It was immensely difficult to read at times but felt very important and to me, it is the best of the ‘feminist’ retellings.
The Penelopiad – Margaret Atwood
This is a strange but fiercely clever little book. The other side of the Odyssey, this tells of Penelope’s struggles on the Island of Ithaca through those long years that her husband Odysseus was off winning wars and leading heroic adventures.
Penelope is quickly becoming one of my favourite characters from myth and this sarcastic, dry and resentful version is definitely my favourite yet. There is a dual perspective where Attwood switches between the main story, where Penelope is holding the home and outsmarting the suitors, to the afterlife where the characters are all very much dead, wandering around the underworld trying to avoid each other or having awkward (but hilarious) encounters. Those passages made the book something truly special for me.
Atwood also spins a very dark twist as she gives a chilling voice to the twelve hanged maidens. Their chants and songs haunting you the reader as much as they haunt Penelope.
The Penelopiad reads like a short story and is definitely one that you could devour in an afternoon. I loved it.
Mythos, Heroes, Troy – Stephen Fry
I adore the wit and charm that Stephen Fry brings to his storytelling. I switched between the physical copies and the audiobooks and spent many happy hours last summer listening to them whilst building my huge lego Hogwarts castle and they made a truly perfect soundtrack.
Mythos was the first I read and definitely my favourite of the three. It entertains us with the stories of the infamous Gods and Goddesses of Mount Olympus and their sometimes hilarious, sometimes horrific encounters with mortals.
In Heroes we follow those household names on their various, egotistical quests for eternal glory. Jason and his argonauts quest for the Golden Fleece and the twelve labours of Heracles being highlights.
Troy didn’t quite hit the spot for me and I’m not sure why. I read a lot of books about The Trojan War last year so I don’t know if it just couldn’t compare to them but I found it a bit jarring and the humour actually got on my nerves a little which was maybe down to having previously read those experiences in a much darker way.
Norse Mythology – Neil Gaiman
I absolutely loved this book and it really left me wanting more so I would love for Gaiman to follow it up one day. I had very basic knowledge of Norse mythology going in and I feel like it was the perfect place to start.
A collection of short stories imbued with such atmosphere you can almost see the stars and hear the crackling of the campfire. We follow Odin, Thor, Freya and of course the trickster Loki who is undoubtedly the star of the show. Gaiman does a masterful job of weaving the infamous tales like the theft of Thors hammer and the building of the wall into a highly entertaining novel with anticipation and suspense building all the way through to the stunning conclusion of Ragnarok.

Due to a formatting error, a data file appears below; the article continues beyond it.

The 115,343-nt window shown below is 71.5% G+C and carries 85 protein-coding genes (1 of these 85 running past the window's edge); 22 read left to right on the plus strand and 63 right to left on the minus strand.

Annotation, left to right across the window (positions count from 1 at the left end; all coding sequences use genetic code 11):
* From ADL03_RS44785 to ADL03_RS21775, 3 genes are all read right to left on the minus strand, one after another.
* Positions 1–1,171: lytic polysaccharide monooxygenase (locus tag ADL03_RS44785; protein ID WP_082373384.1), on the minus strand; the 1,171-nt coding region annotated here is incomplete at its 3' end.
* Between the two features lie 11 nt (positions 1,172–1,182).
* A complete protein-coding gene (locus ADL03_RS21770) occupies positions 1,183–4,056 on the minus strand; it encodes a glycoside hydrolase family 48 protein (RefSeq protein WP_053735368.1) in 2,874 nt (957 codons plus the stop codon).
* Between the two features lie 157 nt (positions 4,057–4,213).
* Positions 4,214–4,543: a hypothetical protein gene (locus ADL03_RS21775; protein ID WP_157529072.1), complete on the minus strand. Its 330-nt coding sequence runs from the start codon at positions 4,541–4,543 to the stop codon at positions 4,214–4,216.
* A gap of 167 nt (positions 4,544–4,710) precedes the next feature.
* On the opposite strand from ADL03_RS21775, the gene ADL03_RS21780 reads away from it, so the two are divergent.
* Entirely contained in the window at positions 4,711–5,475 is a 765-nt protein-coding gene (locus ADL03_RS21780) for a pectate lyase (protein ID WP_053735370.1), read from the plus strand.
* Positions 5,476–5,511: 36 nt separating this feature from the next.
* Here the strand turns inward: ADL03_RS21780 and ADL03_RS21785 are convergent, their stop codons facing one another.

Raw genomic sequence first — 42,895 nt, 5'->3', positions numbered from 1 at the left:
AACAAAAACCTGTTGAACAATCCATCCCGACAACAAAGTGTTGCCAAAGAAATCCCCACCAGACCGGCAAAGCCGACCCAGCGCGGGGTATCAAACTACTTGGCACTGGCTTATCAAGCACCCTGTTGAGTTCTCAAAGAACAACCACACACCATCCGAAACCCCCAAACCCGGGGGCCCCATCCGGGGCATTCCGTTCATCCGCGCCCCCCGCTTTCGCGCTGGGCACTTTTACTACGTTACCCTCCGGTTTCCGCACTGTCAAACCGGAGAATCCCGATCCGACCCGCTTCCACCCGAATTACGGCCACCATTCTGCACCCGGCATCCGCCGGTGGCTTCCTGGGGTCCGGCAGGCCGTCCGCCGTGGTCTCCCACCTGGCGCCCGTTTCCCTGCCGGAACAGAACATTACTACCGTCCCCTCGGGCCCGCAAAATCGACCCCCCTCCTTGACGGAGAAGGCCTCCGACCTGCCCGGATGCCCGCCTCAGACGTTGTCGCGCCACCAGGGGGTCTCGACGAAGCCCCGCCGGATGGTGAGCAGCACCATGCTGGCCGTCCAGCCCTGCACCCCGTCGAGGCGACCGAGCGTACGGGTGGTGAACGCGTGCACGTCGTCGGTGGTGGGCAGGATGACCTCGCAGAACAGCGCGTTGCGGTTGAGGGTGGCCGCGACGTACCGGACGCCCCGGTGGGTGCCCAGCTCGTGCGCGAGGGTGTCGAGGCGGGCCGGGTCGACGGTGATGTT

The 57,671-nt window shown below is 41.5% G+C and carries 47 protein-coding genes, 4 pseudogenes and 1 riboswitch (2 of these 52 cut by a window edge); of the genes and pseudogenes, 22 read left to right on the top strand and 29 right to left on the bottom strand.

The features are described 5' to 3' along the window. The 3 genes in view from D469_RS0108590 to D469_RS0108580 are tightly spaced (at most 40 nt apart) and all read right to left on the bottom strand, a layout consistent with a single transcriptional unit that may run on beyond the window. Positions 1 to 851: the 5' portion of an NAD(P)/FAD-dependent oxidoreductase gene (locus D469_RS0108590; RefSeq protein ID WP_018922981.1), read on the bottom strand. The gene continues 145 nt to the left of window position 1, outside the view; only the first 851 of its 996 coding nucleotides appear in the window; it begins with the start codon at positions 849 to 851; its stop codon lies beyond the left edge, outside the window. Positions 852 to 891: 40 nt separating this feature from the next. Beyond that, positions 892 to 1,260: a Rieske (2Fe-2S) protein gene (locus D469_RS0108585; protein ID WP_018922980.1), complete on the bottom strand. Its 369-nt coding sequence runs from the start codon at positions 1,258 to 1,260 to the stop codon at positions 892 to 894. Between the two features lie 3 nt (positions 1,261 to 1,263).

Lord of The Silver Bow – David Gemmell
Another Trojan War retelling, this time packaged in an epic high fantasy trilogy. I’ve only read the first in the series but remember being completely in awe of the stunning prose. This is also the only David Gemmell book I have read in general but I know that he was widely renowned as one of the masters of historical fantasy and I can’t wait to experience some more of his highly acclaimed works.
The first half is slowly paced as the story builds which I personally loved, the writing doing all the work of preparing you for an incredibly explosive climax. The last third of this book was truly something special and the battle scenes throughout were some of the best I have ever read. Cannot wait to continue.
Mythology – Edith Hamilton
No bookshelf is complete without an anthology collection of myths, my own shelves nearly cracking under the weight of the ridiculous amount I own but this one has to be my favourite. Easy to read summaries of all of our favourite stories and beautifully illustrated it makes for the perfect luxury treat. If I’m ever feeling a bit stressed and not in the mood for my current read I will take this book down and read two or three of the stories and it really is the perfect tonic to chill and entertain.
The Iliad/ The Odyssey
I have always lusted after the idea of reading these books but stupidly didn’t think I had the ability to understand them and am so glad that I finally had a word with myself and dived in.
I started with The Iliad which I loved. As I have said many times, The Trojan War is in my opinion the greatest story ever told. It has each component that I look for in a good book. I read the Robert Fitzgerald edition which I found to be powerfully poetic, tragic and heartbreaking.
The Odyssey however completely surpassed every expectation that I had going in. It was utterly breathtaking. The Emily Wilson translation, the first translation by a woman, was an absolute pleasure to read and definitely a book that I will read again and again throughout my life. I bloody love a good quest story and The Odyssey really is the ultimate.
It was fascinating to see how both of these books have shaped storytelling in to what we are lucky enough to be surrounded by today.
Please do message me if you have an other mythology recommendations! I am always on the look out 🙂